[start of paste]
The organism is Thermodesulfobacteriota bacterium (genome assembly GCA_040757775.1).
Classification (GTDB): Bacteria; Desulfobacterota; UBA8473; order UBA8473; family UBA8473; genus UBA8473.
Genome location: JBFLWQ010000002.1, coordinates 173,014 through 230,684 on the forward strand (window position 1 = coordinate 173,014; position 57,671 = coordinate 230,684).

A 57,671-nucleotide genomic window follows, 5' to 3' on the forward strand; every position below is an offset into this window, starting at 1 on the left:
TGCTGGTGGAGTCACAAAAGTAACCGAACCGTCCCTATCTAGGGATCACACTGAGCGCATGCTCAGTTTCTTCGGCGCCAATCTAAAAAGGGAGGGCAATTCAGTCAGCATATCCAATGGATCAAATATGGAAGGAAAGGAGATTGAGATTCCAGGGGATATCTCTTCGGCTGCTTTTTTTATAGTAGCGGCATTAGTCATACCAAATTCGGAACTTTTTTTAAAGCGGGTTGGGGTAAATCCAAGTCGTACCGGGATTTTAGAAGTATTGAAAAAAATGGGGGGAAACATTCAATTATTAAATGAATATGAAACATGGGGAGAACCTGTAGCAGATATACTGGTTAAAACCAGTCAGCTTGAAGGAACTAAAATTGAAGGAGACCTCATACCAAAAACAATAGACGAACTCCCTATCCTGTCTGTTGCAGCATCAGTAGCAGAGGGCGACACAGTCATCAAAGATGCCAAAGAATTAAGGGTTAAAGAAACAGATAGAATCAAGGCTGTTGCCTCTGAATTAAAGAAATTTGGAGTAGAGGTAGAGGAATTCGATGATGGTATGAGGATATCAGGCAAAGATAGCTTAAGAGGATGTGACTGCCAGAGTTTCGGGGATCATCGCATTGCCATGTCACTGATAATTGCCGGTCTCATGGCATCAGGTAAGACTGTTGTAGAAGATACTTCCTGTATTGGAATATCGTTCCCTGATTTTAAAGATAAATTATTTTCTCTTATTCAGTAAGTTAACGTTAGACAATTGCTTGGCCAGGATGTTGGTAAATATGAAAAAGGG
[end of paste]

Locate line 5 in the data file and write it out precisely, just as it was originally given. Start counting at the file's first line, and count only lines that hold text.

TGCTGGTGGAGTCACAAAAGTAACCGAACCGTCCCTATCTAGGGATCACACTGAGCGCATGCTCAGTTTCTTCGGCGCCAATCTAAAAAGGGAGGGCAATTCAGTCAGCATATCCAATGGATCAAATATGGAAGGAAAGGAGATTGAGATTCCAGGGGATATCTCTTCGGCTGCTTTTTTTATAGTAGCGGCATTAGTCATACCAAATTCGGAACTTTTTTTAAAGCGGGTTGGGGTAAATCCAAGTCGTACCGGGATTTTAGAAGTATTGAAAAAAATGGGGGGAAACATTCAATTATTAAATGAATATGAAACATGGGGAGAACCTGTAGCAGATATACTGGTTAAAACCAGTCAGCTTGAAGGAACTAAAATTGAAGGAGACCTCATACCAAAAACAATAGACGAACTCCCTATCCTGTCTGTTGCAGCATCAGTAGCAGAGGGCGACACAGTCATCAAAGATGCCAAAGAATTAAGGGTTAAAGAAACAGATAGAATCAAGGCTGTTGCCTCTGAATTAAAGAAATTTGGAGTAGAGGTAGAGGAATTCGATGATGGTATGAGGATATCAGGCAAAGATAGCTTAAGAGGATGTGACTGCCAGAGTTTCGGGGATCATCGCATTGCCATGTCACTGATAATTGCCGGTCTCATGGCATCAGGTAAGACTGTTGTAGAAGATACTTCCTGTATTGGAATATCGTTCCCTGATTTTAAAGATAAATTATTTTCTCTTATTCAGTAAGTTAACGTTAGACAATTGCTTGGCCAGGATGTTGGTAAATATGAAAAAGGG